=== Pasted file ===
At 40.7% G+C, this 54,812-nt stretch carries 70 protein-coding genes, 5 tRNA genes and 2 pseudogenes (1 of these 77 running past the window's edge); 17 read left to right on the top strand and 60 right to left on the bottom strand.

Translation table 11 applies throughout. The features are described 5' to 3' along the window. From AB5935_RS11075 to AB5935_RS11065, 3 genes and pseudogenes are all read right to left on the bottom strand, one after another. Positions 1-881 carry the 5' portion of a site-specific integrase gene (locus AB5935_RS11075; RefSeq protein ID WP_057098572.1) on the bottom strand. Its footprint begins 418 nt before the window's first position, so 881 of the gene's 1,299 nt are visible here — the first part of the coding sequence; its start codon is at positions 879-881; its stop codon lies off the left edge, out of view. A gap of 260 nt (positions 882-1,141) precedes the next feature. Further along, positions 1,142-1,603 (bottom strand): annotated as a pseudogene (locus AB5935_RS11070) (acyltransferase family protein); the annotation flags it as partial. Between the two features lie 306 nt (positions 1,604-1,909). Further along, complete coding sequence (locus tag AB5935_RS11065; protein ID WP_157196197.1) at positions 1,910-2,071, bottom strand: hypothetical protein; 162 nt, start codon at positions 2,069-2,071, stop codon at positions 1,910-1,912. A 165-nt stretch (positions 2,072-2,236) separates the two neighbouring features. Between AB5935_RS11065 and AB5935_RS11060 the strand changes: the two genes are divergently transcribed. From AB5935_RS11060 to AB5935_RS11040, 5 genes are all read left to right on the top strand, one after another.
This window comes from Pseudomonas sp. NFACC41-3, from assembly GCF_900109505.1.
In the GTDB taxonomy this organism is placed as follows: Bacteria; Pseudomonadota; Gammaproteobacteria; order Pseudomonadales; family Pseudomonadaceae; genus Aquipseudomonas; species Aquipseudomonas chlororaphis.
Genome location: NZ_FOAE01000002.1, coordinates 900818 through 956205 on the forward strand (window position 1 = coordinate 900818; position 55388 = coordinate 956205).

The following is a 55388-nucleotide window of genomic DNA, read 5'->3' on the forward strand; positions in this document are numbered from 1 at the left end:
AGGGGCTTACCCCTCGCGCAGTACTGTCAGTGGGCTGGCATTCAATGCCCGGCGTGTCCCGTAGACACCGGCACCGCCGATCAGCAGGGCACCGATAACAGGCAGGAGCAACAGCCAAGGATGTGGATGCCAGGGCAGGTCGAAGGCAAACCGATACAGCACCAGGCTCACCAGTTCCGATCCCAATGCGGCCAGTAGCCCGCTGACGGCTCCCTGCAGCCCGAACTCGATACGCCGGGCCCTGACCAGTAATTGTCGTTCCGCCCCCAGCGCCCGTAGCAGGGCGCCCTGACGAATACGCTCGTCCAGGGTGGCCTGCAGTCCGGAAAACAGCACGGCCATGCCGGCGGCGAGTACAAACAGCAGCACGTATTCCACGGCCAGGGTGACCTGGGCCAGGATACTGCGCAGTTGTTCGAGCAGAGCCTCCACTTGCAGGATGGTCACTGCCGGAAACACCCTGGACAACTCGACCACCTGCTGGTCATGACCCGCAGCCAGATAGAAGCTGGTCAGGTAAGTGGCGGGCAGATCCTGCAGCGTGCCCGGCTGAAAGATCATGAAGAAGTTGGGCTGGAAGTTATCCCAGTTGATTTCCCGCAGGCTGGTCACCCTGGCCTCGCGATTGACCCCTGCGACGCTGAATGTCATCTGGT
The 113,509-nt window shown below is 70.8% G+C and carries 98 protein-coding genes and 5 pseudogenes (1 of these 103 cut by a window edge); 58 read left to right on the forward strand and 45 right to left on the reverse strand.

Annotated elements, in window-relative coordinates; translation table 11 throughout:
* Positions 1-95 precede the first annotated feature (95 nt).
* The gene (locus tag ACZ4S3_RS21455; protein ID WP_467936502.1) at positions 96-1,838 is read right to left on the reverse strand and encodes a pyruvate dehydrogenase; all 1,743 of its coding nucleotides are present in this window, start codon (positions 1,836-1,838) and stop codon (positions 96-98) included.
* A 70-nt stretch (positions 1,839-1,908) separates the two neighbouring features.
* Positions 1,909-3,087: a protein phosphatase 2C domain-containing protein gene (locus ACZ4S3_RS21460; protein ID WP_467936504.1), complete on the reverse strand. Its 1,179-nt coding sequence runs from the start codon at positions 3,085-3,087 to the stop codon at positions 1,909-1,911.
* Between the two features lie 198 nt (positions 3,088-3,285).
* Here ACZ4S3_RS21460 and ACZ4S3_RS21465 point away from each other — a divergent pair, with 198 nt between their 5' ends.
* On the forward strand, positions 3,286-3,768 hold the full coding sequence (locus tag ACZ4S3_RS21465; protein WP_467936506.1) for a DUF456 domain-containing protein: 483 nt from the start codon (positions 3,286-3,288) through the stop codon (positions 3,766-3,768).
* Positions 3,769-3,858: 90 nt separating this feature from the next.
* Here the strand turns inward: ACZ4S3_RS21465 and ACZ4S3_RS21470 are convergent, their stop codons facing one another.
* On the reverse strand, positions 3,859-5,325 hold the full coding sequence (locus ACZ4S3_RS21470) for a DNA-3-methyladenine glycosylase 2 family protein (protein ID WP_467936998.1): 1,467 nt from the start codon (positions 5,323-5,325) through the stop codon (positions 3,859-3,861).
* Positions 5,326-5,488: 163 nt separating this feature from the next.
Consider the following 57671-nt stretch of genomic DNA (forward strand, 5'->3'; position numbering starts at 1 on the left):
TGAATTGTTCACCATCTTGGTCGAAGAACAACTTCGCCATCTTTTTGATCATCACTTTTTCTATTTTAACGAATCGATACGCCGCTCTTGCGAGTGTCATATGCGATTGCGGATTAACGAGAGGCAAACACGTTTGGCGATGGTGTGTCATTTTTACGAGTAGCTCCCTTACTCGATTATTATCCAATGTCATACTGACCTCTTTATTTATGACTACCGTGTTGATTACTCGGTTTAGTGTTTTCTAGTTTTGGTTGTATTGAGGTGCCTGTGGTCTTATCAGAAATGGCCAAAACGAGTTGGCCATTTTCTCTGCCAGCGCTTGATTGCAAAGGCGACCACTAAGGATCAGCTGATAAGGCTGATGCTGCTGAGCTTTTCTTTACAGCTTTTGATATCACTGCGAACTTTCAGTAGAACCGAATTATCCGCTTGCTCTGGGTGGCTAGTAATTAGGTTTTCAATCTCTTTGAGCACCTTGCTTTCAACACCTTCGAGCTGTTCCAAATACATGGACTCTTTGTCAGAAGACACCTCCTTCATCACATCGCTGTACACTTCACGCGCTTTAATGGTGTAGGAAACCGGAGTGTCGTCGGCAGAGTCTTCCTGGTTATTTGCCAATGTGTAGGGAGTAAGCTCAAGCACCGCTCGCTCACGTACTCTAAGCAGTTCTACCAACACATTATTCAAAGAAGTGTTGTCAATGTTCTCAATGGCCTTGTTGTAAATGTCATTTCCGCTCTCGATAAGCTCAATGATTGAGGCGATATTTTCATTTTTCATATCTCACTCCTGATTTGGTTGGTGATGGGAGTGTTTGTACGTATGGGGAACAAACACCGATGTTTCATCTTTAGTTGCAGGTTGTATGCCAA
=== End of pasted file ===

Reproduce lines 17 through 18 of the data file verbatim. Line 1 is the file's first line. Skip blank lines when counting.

* Positions 3,769-3,858: 90 nt separating this feature from the next.
* Here the strand turns inward: ACZ4S3_RS21465 and ACZ4S3_RS21470 are convergent, their stop codons facing one another.